Meanwhile, in the satisfaction you receive from her way of reading you, from the textual quotations of your physical objectivity, you begin to harbour a doubt: that she is not reading you, single and whole as you are, but using you, using fragments of you detached from the context to construct for herself a ghostly partner, known to her alone, in the penumbra of her semiconsciousness, and what she is deciphering is this apocryphal visitor, not you.

“Yes,” you say to yourself, “I see that well enough. She and I may in a sense be reading each other, but the other we are reading isn’t the other we are to ourselves.... and so on.”

The lives of individuals of the human race form a constant plot, in which every attempt to isolate one piece of living that has a meaning separate from the rest—for example, the meeting of two people, which will become decisive for both—must bear in mind that each of the two brings with himself a texture of events, environments, other people, and that from the meeting, in turn, other stories will be derived which will break off from their common story

“It’s an entertaining novel about reading meanings,” AK buts in at this point. Were on earth has he been? Eating Marmite on toast probably - but better late than never.

“A novel with a complex plot interlaced with ten first chapters of ten imaginary novels,” AK intones as if reading the words from some other book, which may very well be the case.

“It does many things on many levels." he adds. "From poking fun at deconstruction to advising the reader to sit comfortably and shut out distractions before beginning to read.”

I have had the idea of writing a novel composed only of beginnings of novels. The protagonist could be a Reader who is continually interrupted. The Reader buys the new novel A by the author Z. But it is a defective copy, he can’t go beyond the beginning... He returns to the bookshop to have the volume exchanged...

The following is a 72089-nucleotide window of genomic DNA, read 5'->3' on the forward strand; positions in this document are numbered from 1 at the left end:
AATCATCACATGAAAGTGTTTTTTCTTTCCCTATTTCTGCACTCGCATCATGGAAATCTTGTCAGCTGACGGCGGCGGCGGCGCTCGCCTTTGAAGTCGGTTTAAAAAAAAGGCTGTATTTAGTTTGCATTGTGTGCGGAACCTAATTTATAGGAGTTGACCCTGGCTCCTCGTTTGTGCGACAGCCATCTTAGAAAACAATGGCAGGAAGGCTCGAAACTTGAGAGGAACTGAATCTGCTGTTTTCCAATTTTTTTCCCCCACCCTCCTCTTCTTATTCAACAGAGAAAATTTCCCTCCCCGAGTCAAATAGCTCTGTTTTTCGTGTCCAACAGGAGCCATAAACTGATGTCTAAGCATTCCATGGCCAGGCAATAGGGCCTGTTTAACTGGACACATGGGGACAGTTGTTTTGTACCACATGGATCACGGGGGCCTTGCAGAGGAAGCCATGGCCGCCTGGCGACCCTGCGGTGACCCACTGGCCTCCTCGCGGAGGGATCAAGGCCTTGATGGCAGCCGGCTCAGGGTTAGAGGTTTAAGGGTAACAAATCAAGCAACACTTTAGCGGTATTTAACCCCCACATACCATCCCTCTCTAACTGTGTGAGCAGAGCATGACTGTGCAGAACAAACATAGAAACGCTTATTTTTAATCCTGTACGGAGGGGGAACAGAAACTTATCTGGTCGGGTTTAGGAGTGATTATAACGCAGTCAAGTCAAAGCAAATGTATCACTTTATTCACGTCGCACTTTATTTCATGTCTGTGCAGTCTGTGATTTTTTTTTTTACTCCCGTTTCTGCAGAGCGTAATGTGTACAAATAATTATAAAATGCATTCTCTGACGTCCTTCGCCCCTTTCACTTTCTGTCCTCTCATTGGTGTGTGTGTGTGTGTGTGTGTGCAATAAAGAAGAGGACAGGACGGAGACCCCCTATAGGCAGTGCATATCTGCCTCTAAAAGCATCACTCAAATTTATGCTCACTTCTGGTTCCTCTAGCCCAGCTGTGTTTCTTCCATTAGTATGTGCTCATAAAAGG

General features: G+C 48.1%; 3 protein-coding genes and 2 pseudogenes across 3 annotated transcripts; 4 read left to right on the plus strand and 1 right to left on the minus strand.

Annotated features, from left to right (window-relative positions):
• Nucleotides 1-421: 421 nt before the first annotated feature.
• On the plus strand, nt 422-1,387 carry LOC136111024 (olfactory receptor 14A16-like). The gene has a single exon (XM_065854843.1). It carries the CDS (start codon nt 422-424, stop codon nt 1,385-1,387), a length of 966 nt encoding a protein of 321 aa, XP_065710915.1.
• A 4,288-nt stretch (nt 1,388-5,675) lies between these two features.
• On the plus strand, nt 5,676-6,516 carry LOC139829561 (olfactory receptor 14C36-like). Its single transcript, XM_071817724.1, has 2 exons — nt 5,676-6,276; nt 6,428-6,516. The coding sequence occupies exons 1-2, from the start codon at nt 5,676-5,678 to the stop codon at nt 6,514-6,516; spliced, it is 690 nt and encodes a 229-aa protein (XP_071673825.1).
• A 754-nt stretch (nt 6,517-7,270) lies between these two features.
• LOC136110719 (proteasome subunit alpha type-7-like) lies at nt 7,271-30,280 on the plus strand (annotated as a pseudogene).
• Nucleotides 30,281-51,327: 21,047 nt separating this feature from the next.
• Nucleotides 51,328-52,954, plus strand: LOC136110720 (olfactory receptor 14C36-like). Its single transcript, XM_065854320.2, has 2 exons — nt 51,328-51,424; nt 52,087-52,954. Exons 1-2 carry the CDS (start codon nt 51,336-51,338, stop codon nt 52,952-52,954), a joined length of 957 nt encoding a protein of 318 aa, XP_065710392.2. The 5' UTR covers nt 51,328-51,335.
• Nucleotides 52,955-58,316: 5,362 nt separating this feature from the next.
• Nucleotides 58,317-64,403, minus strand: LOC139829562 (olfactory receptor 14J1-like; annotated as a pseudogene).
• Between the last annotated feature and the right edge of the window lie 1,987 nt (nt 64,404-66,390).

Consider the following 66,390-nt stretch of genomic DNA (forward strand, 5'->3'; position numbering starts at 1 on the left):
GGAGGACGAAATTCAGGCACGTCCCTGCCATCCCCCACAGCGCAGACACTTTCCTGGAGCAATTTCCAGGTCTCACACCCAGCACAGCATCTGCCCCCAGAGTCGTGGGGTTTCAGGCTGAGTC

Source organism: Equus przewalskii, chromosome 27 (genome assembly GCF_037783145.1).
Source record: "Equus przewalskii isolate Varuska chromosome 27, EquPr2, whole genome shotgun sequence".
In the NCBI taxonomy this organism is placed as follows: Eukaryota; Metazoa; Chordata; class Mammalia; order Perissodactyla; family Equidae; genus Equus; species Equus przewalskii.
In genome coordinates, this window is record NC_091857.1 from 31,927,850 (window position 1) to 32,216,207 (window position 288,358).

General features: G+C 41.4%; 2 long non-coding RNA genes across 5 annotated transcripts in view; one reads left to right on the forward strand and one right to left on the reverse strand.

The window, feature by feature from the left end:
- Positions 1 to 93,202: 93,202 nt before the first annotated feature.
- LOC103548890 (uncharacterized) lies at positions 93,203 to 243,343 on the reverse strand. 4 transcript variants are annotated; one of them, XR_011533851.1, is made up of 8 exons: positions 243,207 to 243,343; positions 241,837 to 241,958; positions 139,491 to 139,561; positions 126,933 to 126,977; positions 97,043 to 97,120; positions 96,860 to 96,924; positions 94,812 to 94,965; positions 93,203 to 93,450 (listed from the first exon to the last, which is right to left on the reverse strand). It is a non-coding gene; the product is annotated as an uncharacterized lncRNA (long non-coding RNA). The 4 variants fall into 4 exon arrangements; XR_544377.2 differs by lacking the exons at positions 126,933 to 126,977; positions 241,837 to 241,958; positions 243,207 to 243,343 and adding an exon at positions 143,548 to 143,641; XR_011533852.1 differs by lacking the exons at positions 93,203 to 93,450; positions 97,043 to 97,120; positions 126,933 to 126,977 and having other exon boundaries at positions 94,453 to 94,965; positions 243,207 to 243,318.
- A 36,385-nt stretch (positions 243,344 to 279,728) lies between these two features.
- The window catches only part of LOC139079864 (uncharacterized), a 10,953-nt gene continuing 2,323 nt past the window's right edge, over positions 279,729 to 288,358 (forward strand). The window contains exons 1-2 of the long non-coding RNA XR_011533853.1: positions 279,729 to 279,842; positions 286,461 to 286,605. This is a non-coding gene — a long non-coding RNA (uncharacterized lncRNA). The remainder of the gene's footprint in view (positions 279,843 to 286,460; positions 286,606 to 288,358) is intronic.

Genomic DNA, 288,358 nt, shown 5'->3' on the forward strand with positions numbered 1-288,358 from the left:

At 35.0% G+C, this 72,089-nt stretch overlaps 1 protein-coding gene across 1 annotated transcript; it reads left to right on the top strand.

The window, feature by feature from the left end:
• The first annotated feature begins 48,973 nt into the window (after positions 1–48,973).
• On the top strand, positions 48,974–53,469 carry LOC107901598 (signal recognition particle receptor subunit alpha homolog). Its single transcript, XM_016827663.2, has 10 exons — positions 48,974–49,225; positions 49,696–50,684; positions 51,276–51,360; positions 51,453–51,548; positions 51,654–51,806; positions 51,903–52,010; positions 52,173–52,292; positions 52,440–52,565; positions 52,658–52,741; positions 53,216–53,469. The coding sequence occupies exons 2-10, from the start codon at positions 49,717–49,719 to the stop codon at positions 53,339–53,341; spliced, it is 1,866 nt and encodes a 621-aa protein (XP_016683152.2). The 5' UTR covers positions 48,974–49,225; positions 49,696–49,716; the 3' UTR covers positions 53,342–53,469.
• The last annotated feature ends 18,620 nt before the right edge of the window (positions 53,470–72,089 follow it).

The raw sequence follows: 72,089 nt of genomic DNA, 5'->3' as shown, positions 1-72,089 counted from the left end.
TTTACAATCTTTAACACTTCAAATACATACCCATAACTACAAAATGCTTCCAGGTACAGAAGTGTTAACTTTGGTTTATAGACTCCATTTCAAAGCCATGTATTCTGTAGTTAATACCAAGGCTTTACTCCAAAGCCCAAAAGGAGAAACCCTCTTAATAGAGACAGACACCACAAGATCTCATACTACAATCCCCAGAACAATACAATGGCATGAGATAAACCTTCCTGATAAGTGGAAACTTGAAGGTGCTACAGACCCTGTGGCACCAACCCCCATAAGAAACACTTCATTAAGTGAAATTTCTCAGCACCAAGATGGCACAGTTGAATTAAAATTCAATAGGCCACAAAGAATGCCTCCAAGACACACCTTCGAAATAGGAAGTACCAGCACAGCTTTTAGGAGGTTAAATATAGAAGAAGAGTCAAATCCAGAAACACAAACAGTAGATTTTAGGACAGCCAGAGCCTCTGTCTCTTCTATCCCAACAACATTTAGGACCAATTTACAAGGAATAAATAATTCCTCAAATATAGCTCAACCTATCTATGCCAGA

I could write it all in the second person: you, Reader... I could also introduce a young lady, the Other Reader, and a counterfeiter-translator, and an old writer who keeps a diary like this diary...

"Is all this complexity worth my while?" you ask AK, pointedly tapping your watch in a literary sense.

“Of course it is,” AK says with a degree of confidence you don’t yet share, although you'll admit to being intrigued. “If you are new to Calvino, then you won’t have read anything like it before," he adds. "You’ll be entertained, provoked and encouraged to think from different angles.”

“Well,” you say to yourself, “I suppose that’s enough to give it a try.”

6 comments:

Roger said...

Bookshop time. Picked up some Spanish verse and a glance revealed a pattern of esses and ohs trickling down the text's right hand - very pretty. On to Erotic Fiction and alternatives to that dull but well-marketed book. Always money in the old in-and-out. Then to C for Calvino which looks worth a read, is AK on an earner from Waterstones?

A K Haart said...

Roger - an earner? I wish. But Calvino is worth a read if you are looking for something different. He seems to polarize opinion though.

James Higham said...

“Yes,” you say to yourself, “I see that well enough. She and I may in a sense be reading each other, but the other we are reading isn’t the other we are to ourselves.... and so on.”

Heidegger had nothing on you, AKH.

A K Haart said...

James - you should try Calvino!

Sam Vega said...

Next stop: Mr. Palomar!

A K Haart said...

Sam - probably - it's available on Kindle.